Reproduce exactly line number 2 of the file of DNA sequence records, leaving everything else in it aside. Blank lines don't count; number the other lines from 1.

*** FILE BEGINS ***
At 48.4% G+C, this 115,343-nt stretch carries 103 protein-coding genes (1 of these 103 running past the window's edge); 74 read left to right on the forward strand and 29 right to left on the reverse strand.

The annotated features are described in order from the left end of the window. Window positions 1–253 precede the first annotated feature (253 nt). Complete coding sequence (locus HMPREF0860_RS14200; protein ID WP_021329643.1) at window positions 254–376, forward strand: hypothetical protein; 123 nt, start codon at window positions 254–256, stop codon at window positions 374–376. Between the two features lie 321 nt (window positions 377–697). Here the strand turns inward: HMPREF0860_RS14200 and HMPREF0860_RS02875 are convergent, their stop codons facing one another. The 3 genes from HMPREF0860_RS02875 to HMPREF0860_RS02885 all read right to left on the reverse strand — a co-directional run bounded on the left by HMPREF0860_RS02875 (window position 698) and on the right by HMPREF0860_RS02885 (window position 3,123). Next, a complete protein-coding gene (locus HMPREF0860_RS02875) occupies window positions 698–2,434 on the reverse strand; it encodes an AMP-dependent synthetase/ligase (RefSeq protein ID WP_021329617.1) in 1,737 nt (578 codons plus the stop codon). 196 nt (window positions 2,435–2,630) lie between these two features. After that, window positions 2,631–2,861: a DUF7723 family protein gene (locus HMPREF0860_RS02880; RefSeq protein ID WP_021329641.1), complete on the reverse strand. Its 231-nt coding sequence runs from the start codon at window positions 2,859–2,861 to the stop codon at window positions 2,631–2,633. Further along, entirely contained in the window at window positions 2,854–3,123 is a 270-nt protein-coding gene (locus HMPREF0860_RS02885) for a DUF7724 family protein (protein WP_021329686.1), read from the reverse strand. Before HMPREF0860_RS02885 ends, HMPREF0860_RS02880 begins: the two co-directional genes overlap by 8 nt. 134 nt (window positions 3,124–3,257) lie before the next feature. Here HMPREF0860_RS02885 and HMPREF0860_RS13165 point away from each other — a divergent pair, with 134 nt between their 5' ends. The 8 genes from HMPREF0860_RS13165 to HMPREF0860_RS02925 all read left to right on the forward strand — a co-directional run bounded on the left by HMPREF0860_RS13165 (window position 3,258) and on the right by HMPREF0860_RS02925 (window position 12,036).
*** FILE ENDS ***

The annotated features are described in order from the left end of the window. Window positions 1–253 precede the first annotated feature (253 nt). Complete coding sequence (locus HMPREF0860_RS14200; protein ID WP_021329643.1) at window positions 254–376, forward strand: hypothetical protein; 123 nt, start codon at window positions 254–256, stop codon at window positions 374–376. Between the two features lie 321 nt (window positions 377–697). Here the strand turns inward: HMPREF0860_RS14200 and HMPREF0860_RS02875 are convergent, their stop codons facing one another. The 3 genes from HMPREF0860_RS02875 to HMPREF0860_RS02885 all read right to left on the reverse strand — a co-directional run bounded on the left by HMPREF0860_RS02875 (window position 698) and on the right by HMPREF0860_RS02885 (window position 3,123). Next, a complete protein-coding gene (locus HMPREF0860_RS02875) occupies window positions 698–2,434 on the reverse strand; it encodes an AMP-dependent synthetase/ligase (RefSeq protein ID WP_021329617.1) in 1,737 nt (578 codons plus the stop codon). 196 nt (window positions 2,435–2,630) lie between these two features. After that, window positions 2,631–2,861: a DUF7723 family protein gene (locus HMPREF0860_RS02880; RefSeq protein ID WP_021329641.1), complete on the reverse strand. Its 231-nt coding sequence runs from the start codon at window positions 2,859–2,861 to the stop codon at window positions 2,631–2,633. Further along, entirely contained in the window at window positions 2,854–3,123 is a 270-nt protein-coding gene (locus HMPREF0860_RS02885) for a DUF7724 family protein (protein WP_021329686.1), read from the reverse strand. Before HMPREF0860_RS02885 ends, HMPREF0860_RS02880 begins: the two co-directional genes overlap by 8 nt. 134 nt (window positions 3,124–3,257) lie before the next feature. Here HMPREF0860_RS02885 and HMPREF0860_RS13165 point away from each other — a divergent pair, with 134 nt between their 5' ends. The 8 genes from HMPREF0860_RS13165 to HMPREF0860_RS02925 all read left to right on the forward strand — a co-directional run bounded on the left by HMPREF0860_RS13165 (window position 3,258) and on the right by HMPREF0860_RS02925 (window position 12,036).